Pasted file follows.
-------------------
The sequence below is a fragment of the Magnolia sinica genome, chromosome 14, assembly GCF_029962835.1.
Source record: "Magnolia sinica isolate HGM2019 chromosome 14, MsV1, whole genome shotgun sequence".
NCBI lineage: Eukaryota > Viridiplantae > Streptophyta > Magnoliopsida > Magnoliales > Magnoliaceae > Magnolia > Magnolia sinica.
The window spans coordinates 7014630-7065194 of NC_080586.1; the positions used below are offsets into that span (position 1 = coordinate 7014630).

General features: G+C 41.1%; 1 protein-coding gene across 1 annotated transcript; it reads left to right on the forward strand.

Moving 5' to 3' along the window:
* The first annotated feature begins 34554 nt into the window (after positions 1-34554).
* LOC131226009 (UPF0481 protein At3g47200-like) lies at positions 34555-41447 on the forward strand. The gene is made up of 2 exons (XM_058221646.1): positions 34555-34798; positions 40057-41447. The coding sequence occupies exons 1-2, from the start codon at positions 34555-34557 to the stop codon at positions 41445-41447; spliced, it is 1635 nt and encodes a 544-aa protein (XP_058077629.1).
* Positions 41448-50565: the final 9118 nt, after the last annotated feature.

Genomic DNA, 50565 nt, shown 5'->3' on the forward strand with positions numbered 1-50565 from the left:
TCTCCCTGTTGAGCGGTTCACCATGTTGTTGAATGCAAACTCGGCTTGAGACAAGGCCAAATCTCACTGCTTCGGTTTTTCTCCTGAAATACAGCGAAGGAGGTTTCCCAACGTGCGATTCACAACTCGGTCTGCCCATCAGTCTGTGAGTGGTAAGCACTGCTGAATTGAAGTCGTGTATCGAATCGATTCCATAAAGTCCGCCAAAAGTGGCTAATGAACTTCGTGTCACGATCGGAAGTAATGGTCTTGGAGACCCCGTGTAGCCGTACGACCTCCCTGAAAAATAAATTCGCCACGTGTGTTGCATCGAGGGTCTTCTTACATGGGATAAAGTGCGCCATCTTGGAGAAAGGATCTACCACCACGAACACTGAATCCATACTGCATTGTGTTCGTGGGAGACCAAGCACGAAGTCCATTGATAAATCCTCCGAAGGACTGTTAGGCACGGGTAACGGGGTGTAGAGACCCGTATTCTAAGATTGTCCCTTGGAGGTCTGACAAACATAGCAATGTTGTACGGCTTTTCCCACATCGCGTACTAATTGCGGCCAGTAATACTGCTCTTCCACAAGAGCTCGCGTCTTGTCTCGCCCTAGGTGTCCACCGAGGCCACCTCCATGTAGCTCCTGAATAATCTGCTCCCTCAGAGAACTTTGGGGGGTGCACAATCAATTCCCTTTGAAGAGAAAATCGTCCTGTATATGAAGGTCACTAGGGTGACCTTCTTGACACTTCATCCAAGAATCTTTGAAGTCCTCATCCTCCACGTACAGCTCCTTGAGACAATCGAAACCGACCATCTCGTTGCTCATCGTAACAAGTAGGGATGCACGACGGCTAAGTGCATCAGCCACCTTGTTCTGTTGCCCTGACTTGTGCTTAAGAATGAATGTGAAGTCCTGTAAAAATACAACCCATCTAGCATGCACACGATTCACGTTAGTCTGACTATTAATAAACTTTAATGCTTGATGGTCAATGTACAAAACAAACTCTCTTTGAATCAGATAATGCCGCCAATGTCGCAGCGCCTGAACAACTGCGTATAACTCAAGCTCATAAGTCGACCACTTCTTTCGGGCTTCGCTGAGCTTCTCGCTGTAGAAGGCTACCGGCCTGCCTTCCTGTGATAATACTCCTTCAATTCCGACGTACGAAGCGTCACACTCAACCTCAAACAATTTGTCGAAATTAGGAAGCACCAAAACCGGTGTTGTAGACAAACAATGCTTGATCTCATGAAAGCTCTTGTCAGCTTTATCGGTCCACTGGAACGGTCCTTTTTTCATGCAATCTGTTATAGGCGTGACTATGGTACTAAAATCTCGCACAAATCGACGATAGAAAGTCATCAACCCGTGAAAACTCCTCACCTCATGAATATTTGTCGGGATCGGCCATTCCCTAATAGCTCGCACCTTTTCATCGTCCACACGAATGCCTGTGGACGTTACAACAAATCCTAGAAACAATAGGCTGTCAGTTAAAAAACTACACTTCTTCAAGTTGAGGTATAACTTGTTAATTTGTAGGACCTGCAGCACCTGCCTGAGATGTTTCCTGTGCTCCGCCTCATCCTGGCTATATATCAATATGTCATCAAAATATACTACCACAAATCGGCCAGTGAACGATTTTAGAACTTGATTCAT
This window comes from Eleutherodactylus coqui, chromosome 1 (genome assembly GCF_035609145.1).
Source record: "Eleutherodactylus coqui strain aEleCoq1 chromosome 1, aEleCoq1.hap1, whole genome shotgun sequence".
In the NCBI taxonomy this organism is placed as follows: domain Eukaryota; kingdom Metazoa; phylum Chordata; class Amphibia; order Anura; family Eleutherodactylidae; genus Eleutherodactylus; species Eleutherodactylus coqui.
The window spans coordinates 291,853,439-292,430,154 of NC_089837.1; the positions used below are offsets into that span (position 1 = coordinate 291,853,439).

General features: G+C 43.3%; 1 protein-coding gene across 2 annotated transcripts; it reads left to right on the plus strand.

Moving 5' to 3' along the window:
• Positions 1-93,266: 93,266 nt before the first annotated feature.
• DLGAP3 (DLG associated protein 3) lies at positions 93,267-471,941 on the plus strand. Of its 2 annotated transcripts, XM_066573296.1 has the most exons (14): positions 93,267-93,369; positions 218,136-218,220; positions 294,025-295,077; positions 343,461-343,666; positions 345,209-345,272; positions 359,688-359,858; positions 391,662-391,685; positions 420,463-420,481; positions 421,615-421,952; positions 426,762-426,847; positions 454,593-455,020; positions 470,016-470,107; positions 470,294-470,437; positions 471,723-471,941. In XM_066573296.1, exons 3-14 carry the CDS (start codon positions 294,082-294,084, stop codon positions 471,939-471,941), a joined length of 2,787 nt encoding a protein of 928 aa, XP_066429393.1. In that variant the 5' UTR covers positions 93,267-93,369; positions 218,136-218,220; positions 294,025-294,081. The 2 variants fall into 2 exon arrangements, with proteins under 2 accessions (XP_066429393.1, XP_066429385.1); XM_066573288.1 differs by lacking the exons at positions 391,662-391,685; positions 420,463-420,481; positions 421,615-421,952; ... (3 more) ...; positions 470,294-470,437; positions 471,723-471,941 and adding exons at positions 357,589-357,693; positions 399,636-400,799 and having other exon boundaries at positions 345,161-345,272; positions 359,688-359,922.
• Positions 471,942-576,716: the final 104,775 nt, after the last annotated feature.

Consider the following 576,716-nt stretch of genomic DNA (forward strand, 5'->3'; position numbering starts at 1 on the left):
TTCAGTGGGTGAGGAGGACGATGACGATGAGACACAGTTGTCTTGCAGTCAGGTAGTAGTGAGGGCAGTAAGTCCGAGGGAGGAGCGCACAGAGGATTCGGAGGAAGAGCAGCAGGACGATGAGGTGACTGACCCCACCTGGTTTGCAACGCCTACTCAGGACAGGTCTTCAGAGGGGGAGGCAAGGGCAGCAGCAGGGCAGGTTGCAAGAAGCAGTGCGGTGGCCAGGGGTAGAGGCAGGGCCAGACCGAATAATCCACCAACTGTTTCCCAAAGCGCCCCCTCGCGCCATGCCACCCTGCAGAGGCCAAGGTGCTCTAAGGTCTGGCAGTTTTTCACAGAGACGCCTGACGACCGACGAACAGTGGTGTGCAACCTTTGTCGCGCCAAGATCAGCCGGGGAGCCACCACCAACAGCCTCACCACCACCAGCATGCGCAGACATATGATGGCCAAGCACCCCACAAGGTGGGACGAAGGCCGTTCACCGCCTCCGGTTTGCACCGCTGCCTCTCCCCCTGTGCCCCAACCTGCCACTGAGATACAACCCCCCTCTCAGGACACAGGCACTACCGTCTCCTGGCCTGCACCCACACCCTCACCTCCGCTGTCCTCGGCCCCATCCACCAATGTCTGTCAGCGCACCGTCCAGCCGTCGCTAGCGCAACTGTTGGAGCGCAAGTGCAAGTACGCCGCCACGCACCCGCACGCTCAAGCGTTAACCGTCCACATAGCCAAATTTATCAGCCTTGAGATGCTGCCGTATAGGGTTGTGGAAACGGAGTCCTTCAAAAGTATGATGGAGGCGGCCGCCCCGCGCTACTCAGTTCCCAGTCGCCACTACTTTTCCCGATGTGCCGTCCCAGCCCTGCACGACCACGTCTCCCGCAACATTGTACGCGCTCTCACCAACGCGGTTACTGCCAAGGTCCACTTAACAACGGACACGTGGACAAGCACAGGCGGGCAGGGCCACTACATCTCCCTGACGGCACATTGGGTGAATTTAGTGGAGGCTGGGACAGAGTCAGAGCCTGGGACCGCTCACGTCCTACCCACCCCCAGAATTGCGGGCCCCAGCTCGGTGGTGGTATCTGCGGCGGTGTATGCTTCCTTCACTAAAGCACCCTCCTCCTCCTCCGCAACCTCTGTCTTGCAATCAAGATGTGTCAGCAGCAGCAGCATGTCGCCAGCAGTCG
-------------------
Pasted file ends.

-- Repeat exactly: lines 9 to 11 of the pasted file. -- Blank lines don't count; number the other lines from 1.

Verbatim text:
* Positions 41448-50565: the final 9118 nt, after the last annotated feature.

Genomic DNA, 50565 nt, shown 5'->3' on the forward strand with positions numbered 1-50565 from the left:
TCTCCCTGTTGAGCGGTTCACCATGTTGTTGAATGCAAACTCGGCTTGAGACAAGGCCAAATCTCACTGCTTCGGTTTTTCTCCTGAAATACAGCGAAGGAGGTTTCCCAACGTGCGATTCACAACTCGGTCTGCCCATCAGTCTGTGAGTGGTAAGCACTGCTGAATTGAAGTCGTGTATCGAATCGATTCCATAAAGTCCGCCAAAAGTGGCTAATGAACTTCGTGTCACGATCGGAAGTAATGGTCTTGGAGACCCCGTGTAGCCGTACGACCTCCCTGAAAAATAAATTCGCCACGTGTGTTGCATCGAGGGTCTTCTTACATGGGATAAAGTGCGCCATCTTGGAGAAAGGATCTACCACCACGAACACTGAATCCATACTGCATTGTGTTCGTGGGAGACCAAGCACGAAGTCCATTGATAAATCCTCCGAAGGACTGTTAGGCACGGGTAACGGGGTGTAGAGACCCGTATTCTAAGATTGTCCCTTGGAGGTCTGACAAACATAGCAATGTTGTACGGCTTTTCCCACATCGCGTACTAATTGCGGCCAGTAATACTGCTCTTCCACAAGAGCTCGCGTCTTGTCTCGCCCTAGGTGTCCACCGAGGCCACCTCCATGTAGCTCCTGAATAATCTGCTCCCTCAGAGAACTTTGGGGGGTGCACAATCAATTCCCTTTGAAGAGAAAATCGTCCTGTATATGAAGGTCACTAGGGTGACCTTCTTGACACTTCATCCAAGAATCTTTGAAGTCCTCATCCTCCACGTACAGCTCCTTGAGACAATCGAAACCGACCATCTCGTTGCTCATCGTAACAAGTAGGGATGCACGACGGCTAAGTGCATCAGCCACCTTGTTCTGTTGCCCTGACTTGTGCTTAAGAATGAATGTGAAGTCCTGTAAAAATACAACCCATCTAGCATGCACACGATTCACGTTAGTCTGACTATTAATAAACTTTAATGCTTGATGGTCAATGTACAAAACAAACTCTCTTTGAATCAGATAATGCCGCCAATGTCGCAGCGCCTGAACAACTGCGTATAACTCAAGCTCATAAGTCGACCACTTCTTTCGGGCTTCGCTGAGCTTCTCGCTGTAGAAGGCTACCGGCCTGCCTTCCTGTGATAATACTCCTTCAATTCCGACGTACGAAGCGTCACACTCAACCTCAAACAATTTGTCGAAATTAGGAAGCACCAAAACCGGTGTTGTAGACAAACAATGCTTGATCTCATGAAAGCTCTTGTCAGCTTTATCGGTCCACTGGAACGGTCCTTTTTTCATGCAATCTGTTATAGGCGTGACTATGGTACTAAAATCTCGCACAAATCGACGATAGAAAGTCATCAACCCGTGAAAACTCCTCACCTCATGAATATTTGTCGGGATCGGCCATTCCCTAATAGCTCGCACCTTTTCATCGTCCACACGAATGCCTGTGGACGTTACAACAAATCCTAGAAACAATAGGCTGTCAGTTAAAAAACTACACTTCTTCAAGTTGAGGTATAACTTGTTAATTTGTAGGACCTGCAGCACCTGCCTGAGATGTTTCCTGTGCTCCGCCTCATCCTGGCTATATATCAATATGTCATCAAAATATACTACCACAAATCGGCCAGTGAACGATTTTAGAACTTGATTCAT